Charlie Askew: Elton John’s “Rocket Man” | Question: Were the judges actually being serious with their feedback about Charlie’s “fearlessness” and originality? Because what I saw was a teenage boy with visibly shaking hands stumbling his way through an Elton John classic and hitting maybe 60 percent of his notes in the process. When Charlie finally got off his knees and stood, his vocal improved, but then he went in for some ad-libs that kerplunked with the awkwardness of a giraffe collapsing on a skating rink. If that wasn’t painful enough, we then had to put up with Charlie “cutely” interrupting the judges and firing up the audience, the better to turn critique time into a victory lap. (Note, he really didn’t want to hear Randy’s astute assessment that “it was a bit stage school” and that apparently his fellow panelists just wanted to forget the quality of singing and make it all about the performances.) Okay, so Charlie had scored a big victory for weirdness in front of 17 million viewers. He’s just a kid! He was just having a quirky-good time! But it’s not going to be so cute in three or four weeks’ time when the ladies of The View and The Talk and half of the country are asking “Who the hell is voting for Charlie Askew and why is he lasting over contestants with better voices?!” I’ve felt it since Charlie’s audition: He’s got a sweet, unique tone to his voice, but I don’t think he’s ready for this jelly. Ready or not, though, here he comes. Grade: C-
Jimmy Smith: Radney Foster’s “Raining on Sunday” | I’m pretty sure Jimmy was just under the melody from the very start of his performance to the bitter end. I’d write more about the whole sad spectacle, but every time I try to recall the details, the Lunesta butterfly tempts me with her siren call, “Sleep, my child, sleep!” Grade: C
Curtis Finch, Jr.: Luther Vandross’ version of “Superstar” | I know Curtis is going to draw comparisons to Season 10′s Jacob Lusk and Season 11′s Joshua Ledet because he’s a flashy black guy with roots in Gospel music, but I say “Bzzzt!” to that. To me, Curtis has got a slicker, more ’70s soulster vibe than those fellas: Plus, he’s more of a stylized, intellectual vocalist than someone who’s singing directly from the gut. Take that falsetto run near the end of the performance: You can’t tell me Curtis hadn’t planned exactly where to insert it, and hadn’t practiced 100 times or more exactly how he was going to deliver it. But that’s not saying I didn’t enjoy the old-fashioned Vegas-iness of Curtis’ cover. I mean, the dude is really good, and he knows hot to transport you to a certain time and space. It’s just his personality that’s gonna do him in long before we’ve boiled the Season 12 soup down to the Top 5. I can’t be the only one who watches Curtis on stage and sees him thinking, “I’m good…I know I’m good…but I’m gonna pretend I don’t know how good I am…even though every facial expression and movement I make tells you that I know I’m good — maybe even better than I actually am.” Props to Nicki, then, for telling the guy to quit the humble act. “You know damn well you’re goin’ thru!” Amen, Sister Minaj! Grade: A-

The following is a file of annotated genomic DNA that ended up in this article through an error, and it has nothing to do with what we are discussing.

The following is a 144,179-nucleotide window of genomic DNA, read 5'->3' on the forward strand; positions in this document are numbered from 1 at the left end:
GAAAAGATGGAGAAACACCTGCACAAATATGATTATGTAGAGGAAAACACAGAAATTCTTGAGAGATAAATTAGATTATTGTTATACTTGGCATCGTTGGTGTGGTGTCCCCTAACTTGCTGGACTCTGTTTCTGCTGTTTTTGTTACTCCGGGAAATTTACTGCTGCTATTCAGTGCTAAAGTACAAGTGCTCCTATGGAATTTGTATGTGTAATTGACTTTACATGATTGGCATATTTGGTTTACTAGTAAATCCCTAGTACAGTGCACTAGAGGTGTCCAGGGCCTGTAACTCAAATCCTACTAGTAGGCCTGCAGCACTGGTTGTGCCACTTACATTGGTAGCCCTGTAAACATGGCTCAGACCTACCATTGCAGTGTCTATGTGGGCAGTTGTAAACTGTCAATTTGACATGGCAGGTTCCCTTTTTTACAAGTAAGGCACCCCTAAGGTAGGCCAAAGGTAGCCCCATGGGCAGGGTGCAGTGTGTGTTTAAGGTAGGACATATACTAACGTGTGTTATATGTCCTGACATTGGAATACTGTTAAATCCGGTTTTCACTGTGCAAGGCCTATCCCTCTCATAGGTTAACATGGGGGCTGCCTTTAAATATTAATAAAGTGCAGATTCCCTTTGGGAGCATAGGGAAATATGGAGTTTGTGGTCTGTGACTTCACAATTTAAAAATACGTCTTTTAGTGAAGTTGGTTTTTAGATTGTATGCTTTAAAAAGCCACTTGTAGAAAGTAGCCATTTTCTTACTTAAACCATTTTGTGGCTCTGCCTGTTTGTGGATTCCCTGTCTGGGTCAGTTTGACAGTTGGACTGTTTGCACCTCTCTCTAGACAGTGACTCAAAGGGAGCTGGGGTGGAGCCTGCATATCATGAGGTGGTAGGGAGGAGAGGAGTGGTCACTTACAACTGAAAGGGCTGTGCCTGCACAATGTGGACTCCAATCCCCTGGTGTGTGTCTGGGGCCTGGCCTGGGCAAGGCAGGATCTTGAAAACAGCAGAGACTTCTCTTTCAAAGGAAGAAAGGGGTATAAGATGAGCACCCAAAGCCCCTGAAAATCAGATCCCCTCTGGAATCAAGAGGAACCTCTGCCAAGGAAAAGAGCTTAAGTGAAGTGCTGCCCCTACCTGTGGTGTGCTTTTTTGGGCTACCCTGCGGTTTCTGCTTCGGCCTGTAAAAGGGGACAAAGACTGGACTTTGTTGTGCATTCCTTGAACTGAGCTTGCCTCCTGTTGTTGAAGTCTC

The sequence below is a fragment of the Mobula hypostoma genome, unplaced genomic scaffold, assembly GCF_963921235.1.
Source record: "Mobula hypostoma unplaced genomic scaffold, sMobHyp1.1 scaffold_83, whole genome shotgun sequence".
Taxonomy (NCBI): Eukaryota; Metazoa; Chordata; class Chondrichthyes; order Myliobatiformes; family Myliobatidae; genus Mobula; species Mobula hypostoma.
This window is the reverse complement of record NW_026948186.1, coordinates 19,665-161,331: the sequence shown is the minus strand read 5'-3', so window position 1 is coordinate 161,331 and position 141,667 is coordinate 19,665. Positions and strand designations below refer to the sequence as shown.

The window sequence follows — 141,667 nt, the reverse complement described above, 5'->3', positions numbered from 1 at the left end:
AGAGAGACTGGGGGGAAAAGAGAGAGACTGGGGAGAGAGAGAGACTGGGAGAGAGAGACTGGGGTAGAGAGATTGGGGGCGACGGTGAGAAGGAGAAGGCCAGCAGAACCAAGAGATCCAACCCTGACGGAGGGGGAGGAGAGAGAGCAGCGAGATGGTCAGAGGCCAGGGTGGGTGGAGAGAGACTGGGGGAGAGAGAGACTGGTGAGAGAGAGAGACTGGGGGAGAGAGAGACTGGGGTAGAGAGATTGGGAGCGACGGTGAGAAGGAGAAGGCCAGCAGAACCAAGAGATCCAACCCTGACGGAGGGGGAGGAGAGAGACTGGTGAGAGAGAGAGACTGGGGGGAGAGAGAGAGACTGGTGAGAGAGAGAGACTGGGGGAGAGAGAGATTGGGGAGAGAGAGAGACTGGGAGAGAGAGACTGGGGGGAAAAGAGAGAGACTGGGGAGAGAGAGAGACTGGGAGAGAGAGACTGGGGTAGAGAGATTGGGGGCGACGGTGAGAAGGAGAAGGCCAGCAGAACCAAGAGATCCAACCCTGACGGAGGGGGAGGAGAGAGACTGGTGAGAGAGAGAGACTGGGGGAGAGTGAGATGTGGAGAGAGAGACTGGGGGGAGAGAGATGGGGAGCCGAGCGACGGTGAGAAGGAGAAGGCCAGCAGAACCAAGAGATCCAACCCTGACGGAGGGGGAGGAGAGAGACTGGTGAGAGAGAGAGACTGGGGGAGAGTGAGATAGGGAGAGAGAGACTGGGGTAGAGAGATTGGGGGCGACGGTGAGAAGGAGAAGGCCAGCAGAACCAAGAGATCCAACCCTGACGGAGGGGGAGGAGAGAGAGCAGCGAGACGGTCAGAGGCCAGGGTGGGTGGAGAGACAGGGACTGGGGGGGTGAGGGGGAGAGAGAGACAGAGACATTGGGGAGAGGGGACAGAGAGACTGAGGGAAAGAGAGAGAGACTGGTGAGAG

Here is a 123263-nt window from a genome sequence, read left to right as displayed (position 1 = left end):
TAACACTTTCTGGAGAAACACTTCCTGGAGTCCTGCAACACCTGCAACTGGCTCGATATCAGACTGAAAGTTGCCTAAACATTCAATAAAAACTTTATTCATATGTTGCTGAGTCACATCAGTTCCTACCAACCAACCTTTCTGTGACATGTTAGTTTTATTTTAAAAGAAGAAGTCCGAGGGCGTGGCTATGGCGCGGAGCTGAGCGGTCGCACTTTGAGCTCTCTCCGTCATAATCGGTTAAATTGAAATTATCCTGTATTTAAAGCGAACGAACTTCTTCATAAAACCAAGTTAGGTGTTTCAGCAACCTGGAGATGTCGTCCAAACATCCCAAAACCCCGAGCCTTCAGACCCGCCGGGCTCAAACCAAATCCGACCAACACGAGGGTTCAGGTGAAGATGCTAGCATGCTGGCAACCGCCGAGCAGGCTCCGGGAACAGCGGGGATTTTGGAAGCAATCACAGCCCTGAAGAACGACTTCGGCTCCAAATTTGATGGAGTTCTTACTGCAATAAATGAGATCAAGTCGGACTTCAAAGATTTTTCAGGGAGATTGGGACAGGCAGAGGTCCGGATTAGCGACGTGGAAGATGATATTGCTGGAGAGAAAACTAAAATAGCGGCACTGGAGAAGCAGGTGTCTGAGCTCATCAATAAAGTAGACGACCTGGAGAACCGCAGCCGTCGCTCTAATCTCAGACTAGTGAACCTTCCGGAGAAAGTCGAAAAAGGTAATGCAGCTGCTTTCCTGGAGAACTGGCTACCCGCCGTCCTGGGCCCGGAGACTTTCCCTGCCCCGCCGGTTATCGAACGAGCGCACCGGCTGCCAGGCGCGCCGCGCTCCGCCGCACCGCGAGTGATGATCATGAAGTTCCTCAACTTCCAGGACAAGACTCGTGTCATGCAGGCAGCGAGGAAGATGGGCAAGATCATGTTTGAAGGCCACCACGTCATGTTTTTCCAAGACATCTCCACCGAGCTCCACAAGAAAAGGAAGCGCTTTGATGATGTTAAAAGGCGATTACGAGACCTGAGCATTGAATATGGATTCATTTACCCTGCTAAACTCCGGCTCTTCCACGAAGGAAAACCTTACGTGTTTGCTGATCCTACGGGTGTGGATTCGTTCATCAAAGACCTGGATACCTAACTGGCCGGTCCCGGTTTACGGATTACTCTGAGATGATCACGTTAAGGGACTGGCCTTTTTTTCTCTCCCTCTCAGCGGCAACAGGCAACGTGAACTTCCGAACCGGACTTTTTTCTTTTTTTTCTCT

Put through to the Top 20 by the judges: Curtis, Elijah, Paul, Charlie, Devin
Eliminated by the judges: Jimmy, Kevin, JDA, Chris, Johnny
Favorite Ridiculous Moments
* Mariah saying she agreed with Randy about Paul Jolley’s performance, then adding she felt a little differently than “other people on the panel.” Is it possible she can make it to May without uttering the word “Nicki” (AKA she whom the lamb shall not name?).
* Randy critiquing Johnny Keyser with this gem: “For me, it felt a little bit kind of just an okay performance, for me.” Well spoken as always, Dawg!
* Keith howling “Baby?!” and Nicki roaring with laughter after Randy used the word to start his critique for Chris Watson.
* The absurd theater that was the Tie-Break. I mean, the judges called in Jimmy Iovine to break some kind of mythical tie, but only presented him with one contestant: Paul Jolley. Without a second singer in the mix, Jimmy wasn’t breaking any tie at all? I mean, he didn’t know if the judges had settled on a Top 4 and were debating between Paul and Devin or Paul and Johnny or Paul and Charlie or Paul and Chris? I’d have had more respect if each of the judges had selected their own favorite from the pool of 10 to advance, then called Nigel Lythgoe out from behind the wings and said, “Okay, Overlord, tell us which one you need to round out the cast!”
And with that, let me turn things over to you. What did you think of the first half of the American Idol Top 20 guys? What did you think of the judges’ feedback in a live setting and how did you feel about their decisions? Who was your favorite? Did Kevin get robbed? Sound off in the comments, and for all my Idol-related news, recaps, interviews and videos, follow me on Twitter @MichaelSlezakTV!